Empathy is no silver bullet, however. Let’s talk about some of empathy’s inherent limitations. First, empathy is an emotional disposition, not something that can be rationally summoned into being. Feelings take time. Even if you want to develop empathy for your fellow man, it’s going to take time to get to know the other person and start truly feeling with them rather than conceptually feeling for them. Second, since empathy takes time to develop and since it’s more than just a rational orientation toward people writ large, it follows that there are only so many people that any one person can in fact empathize with. In other words, no matter how much you want to empathize with some person you’ve never met on the other side of the planet, the nature of human empathy makes it impossible to universalize.
Practically, this disallows for cosmopolitanism. No “Service of Humanity”—there is no singular thing that an individual person can do that all of humanity would judge to be a service. There is no worldview universally perceived as good. While people are capable of subordinating their preferences to those of a group, the inherent limitations of empathy make it impossible to do this with large groups. While it’s no doubt possible to “be kind” in a cosmopolitan manner, creating a society that forms individuals to empathize with one another can only happen on a human scale.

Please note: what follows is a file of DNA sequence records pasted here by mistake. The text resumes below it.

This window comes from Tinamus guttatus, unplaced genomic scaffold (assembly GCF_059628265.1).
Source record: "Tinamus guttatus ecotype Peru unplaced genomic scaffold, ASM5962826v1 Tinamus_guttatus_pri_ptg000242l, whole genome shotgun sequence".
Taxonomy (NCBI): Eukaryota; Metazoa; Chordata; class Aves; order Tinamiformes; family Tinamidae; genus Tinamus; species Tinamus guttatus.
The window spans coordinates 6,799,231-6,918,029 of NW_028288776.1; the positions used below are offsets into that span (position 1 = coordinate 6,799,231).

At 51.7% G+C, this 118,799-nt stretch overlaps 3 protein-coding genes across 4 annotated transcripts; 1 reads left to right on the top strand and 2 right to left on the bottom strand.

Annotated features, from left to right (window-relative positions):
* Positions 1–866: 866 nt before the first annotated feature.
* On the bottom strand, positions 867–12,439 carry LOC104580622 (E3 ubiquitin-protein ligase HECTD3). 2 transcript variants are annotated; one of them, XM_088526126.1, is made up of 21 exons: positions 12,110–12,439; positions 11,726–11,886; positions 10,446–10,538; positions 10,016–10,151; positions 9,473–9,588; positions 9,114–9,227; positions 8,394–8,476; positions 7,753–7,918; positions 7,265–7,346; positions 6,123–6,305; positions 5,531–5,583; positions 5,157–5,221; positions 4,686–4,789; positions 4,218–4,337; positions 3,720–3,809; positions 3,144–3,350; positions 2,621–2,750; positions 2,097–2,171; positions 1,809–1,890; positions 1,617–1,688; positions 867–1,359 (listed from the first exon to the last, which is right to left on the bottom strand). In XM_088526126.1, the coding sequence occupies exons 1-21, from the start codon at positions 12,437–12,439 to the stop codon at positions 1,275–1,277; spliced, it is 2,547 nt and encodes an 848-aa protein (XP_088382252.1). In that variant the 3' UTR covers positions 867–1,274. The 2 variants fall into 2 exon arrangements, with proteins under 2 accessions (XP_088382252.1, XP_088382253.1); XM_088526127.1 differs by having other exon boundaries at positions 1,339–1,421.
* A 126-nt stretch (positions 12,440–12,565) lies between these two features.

What would such a society look like? It would require both a method by which people could develop empathy for each other and a method by which people who empathize with each other could actually shape the society around them. In many respects, this is what all democracies aspire to. Democracy doesn’t work like this in practice except in exceptionally small countries like Tuvalu and on company boards, but if it actually worked, this is what it would do—allow people to shape their societies as they see fit.